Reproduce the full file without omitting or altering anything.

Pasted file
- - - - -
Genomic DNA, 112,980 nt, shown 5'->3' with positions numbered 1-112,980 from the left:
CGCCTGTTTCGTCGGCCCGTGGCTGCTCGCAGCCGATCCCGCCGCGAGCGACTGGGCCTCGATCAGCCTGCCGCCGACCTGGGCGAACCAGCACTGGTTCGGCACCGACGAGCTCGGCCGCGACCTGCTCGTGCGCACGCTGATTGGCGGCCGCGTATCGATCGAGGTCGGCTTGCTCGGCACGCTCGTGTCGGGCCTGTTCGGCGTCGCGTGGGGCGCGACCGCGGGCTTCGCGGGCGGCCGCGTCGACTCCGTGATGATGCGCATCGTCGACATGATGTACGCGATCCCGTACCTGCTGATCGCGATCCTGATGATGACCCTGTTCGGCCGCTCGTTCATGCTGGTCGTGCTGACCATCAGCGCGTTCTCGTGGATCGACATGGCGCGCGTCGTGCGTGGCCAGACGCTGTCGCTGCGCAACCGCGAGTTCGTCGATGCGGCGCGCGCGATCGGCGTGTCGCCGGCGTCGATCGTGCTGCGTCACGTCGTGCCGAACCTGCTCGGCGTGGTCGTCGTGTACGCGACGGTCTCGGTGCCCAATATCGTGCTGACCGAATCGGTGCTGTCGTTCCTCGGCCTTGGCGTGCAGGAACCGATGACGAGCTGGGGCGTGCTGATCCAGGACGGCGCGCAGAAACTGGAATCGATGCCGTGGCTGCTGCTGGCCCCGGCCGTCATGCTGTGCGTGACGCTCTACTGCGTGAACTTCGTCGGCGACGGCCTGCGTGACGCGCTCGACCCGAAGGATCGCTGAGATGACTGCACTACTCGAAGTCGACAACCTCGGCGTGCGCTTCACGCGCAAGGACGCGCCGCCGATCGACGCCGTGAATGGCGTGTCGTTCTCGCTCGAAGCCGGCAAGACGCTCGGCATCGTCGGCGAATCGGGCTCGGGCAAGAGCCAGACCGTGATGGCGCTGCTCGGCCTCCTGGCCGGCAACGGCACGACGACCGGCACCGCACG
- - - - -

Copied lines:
Genomic DNA, 112,980 nt, shown 5'->3' with positions numbered 1-112,980 from the left:
CGCCTGTTTCGTCGGCCCGTGGCTGCTCGCAGCCGATCCCGCCGCGAGCGACTGGGCCTCGATCAGCCTGCCGCCGACCTGGGCGAACCAGCACTGGTTCGGCACCGACGAGCTCGGCCGCGACCTGCTCGTGCGCACGCTGATTGGCGGCCGCGTATCGATCGAGGTCGGCTTGCTCGGCACGCTCGTGTCGGGCCTGTTCGGCGTCGCGTGGGGCGCGACCGCGGGCTTCGCGGGCGGCCGCGTCGACTCCGTGATGATGCGCATCGTCGACATGATGTACGCGATCCCGTACCTGCTGATCGCGATCCTGATGATGACCCTGTTCGGCCGCTCGTTCATGCTGGTCGTGCTGACCATCAGCGCGTTCTCGTGGATCGACATGGCGCGCGTCGTGCGTGGCCAGACGCTGTCGCTGCGCAACCGCGAGTTCGTCGATGCGGCGCGCGCGATCGGCGTGTCGCCGGCGTCGATCGTGCTGCGTCACGTCGTGCCGAACCTGCTCGGCGTGGTCGTCGTGTACGCGACGGTCTCGGTGCCCAATATCGTGCTGACCGAATCGGTGCTGTCGTTCCTCGGCCTTGGCGTGCAGGAACCGATGACGAGCTGGGGCGTGCTGATCCAGGACGGCGCGCAGAAACTGGAATCGATGCCGTGGCTGCTGCTGGCCCCGGCCGTCATGCTGTGCGTGACGCTCTACTGCGTGAACTTCGTCGGCGACGGCCTGCGTGACGCGCTCGACCCGAAGGATCGCTGAGATGACTGCACTACTCGAAGTCGACAACCTCGGCGTGCGCTTCACGCGCAAGGACGCGCCGCCGATCGACGCCGTGAATGGCGTGTCGTTCTCGCTCGAAGCCGGCAAGACGCTCGGCATCGTCGGCGAATCGGGCTCGGGCAAGAGCCAGACCGTGATGGCGCTGCTCGGCCTCCTGGCCGGCAACGGCACGACGACCGGCACCGCACG